This week in Harrisburg, I joined other members of the House Judiciary Committee at an informational meeting about current illegal drug trends in Pennsylvania. What we learned was startling.
Legislation to ensure public benefits are reserved for American citizens was recently passed by the Pennsylvania House of Representatives.
The House of Representatives has designated September 2017 as Suicide Prevention Month in Pennsylvania.
Pennsylvania’s first probable case of West Nile virus this year in a human was recently detected in Montgomery County. As a result, state officials are strongly recommending that all residents take steps to minimize their exposure to mosquitoes, which carry the disease.
Pennsylvania continues to lead the nation in the number of Lyme disease cases, and it isn’t even close. More than 12,000 cases were reported in 2016, which is about 2,000 cases more than the previous year. New York comes in a distant second, with 4,000 cases reported.
Pennsylvania has the fourth-largest veteran population in the country and ensuring their health and welfare has always been a priority of the General Assembly.
We’ve all read the horrible headlines, about children or pets that have died after being left alone in a hot vehicle. Legislation is now moving through the Pennsylvania House of Representatives that would help to prevent these tragedies from occurring.
Pennsylvania’s Newborn Protection Act allows hospitals and police stations to accept unwanted newborns in order to ensure the children receive proper care. Since its enactment in 2003, the law has resulted in the safe abandonment of 33 babies statewide.
There is a growing trend in Pennsylvania – more and more grandparents are raising their own grandchildren. We learned about the challenges these older caregivers face during a hearing convened by the House Children and Youth Committee earlier this month in Harrisburg.
Pennsylvania hunting licenses for 2017-18 go on sale Monday, June 19, and are valid starting July 1. Hunters and trappers need to be aware of some important changes that have been implemented by the Game Commission.
I sometimes use this weekly column to answer your questions about matters relating to state government or any issue of concern. This week’s questions deal with a couple of bills that are currently moving through the Pennsylvania General Assembly that would enhance the health and safety of state residents.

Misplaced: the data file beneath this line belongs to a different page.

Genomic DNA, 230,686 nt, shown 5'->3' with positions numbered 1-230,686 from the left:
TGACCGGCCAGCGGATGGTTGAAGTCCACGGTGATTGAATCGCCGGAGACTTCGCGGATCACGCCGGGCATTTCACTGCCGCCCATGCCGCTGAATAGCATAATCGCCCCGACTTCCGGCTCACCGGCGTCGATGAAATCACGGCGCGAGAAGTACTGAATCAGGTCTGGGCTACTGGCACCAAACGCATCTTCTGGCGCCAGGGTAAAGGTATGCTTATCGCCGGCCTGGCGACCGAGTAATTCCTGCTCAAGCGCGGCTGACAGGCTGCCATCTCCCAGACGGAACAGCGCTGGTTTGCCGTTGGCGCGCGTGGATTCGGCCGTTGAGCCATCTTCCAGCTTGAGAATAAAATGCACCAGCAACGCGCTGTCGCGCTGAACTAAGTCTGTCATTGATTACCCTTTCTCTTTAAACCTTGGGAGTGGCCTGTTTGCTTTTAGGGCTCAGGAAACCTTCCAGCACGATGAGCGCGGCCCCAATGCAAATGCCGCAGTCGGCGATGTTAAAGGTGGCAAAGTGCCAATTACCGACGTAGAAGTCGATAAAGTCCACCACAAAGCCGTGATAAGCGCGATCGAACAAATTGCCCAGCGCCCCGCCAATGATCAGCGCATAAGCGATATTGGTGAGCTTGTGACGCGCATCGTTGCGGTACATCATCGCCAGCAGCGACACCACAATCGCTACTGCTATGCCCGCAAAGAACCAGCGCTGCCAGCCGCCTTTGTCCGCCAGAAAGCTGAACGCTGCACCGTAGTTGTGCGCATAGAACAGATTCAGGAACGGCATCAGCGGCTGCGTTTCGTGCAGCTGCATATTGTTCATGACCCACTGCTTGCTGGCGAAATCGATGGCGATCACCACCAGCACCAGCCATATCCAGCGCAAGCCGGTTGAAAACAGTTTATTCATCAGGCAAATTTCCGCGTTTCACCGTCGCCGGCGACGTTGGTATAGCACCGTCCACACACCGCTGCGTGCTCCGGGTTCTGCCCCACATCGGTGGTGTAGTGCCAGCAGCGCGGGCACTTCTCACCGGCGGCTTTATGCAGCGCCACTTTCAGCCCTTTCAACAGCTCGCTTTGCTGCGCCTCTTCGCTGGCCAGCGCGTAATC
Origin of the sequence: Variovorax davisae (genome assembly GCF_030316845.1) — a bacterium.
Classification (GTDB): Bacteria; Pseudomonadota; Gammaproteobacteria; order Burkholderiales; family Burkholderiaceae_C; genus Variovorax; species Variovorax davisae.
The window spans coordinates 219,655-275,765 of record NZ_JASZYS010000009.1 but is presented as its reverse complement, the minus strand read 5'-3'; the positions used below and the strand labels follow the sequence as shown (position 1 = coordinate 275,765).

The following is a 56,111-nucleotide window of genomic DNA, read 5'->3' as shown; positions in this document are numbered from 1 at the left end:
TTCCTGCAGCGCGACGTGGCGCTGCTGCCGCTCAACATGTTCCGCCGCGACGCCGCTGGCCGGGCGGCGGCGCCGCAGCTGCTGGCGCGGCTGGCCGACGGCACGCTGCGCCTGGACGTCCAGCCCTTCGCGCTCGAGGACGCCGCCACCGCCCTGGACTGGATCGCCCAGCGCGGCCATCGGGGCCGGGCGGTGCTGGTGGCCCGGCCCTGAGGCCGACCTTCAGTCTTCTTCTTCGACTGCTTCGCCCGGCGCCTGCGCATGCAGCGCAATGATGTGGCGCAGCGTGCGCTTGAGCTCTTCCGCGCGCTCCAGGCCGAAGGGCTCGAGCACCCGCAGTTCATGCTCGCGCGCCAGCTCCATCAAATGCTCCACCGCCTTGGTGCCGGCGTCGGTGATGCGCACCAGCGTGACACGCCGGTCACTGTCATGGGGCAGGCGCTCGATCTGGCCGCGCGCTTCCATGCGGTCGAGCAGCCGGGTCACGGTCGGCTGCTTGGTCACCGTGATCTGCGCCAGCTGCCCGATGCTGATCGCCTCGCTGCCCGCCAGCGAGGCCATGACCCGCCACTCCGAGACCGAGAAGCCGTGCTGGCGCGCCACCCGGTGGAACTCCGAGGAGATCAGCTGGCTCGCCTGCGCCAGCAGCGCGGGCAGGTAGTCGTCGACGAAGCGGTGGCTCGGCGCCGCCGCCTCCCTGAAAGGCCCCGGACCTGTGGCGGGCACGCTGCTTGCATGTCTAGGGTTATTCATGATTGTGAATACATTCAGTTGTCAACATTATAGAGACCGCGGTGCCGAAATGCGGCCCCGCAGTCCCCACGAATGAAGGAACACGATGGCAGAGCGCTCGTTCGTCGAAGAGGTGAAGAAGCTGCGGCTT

This is a time of year when we think about the men and women who have served in our nation’s military throughout the course of history. Memorial Day is a reverent day to honor those who never made it back from war, and Flag Day and the Fourth of July reignite our patriotism and remind us that none of the freedoms we enjoy in this country would be possible without the brave men and women serving in our military.
I recently joined my colleagues on the House Human Services Committee in unanimously supporting legislation that would enhance the statewide 2-1-1 system. House Bill 211, which I am co-sponsoring, will next be considered by the full House of Representatives.
Pennsylvania residents and businesses that owe past-due state taxes now have a window of opportunity to pay them without being penalized. The tax amnesty program, administered by the state Department of Revenue, was adopted by the General Assembly as part of Act 84 of 2016.
This week, the Pennsylvania House of Representatives passed legislation that would be a comprehensive overhaul of the Commonwealth’s animal protection laws. House Bill 1238, which I supported, includes the provisions of Libre’s Law, which would strengthen the penalties for animal abuse. Libre is a Boston terrier whose story of severe neglect received widespread publicity last year after it was rescued from a puppy mill.
Legislation to restore mandatory minimum sentences for drug and gun offenses in Pennsylvania passed recently in the House of Representatives, with my support.
This week, the House of Representatives unanimously adopted House Resolution 209, legislation of mine that designated April 2017 as “National Donate Life Month” in Pennsylvania.
To make it easier for Pennsylvania crime victims to receive the restitution owed to them, the state House of Representatives recently passed four bills designed to make sure criminals pay their legal obligations.
The House of Representatives has adopted a resolution, which I sponsored, that designates the month of March as “Intellectual Disabilities Awareness Month” in Pennsylvania. House Resolution 132 aims to raise public awareness regarding the support of those individuals with intellectual disabilities and the services that improve their lives.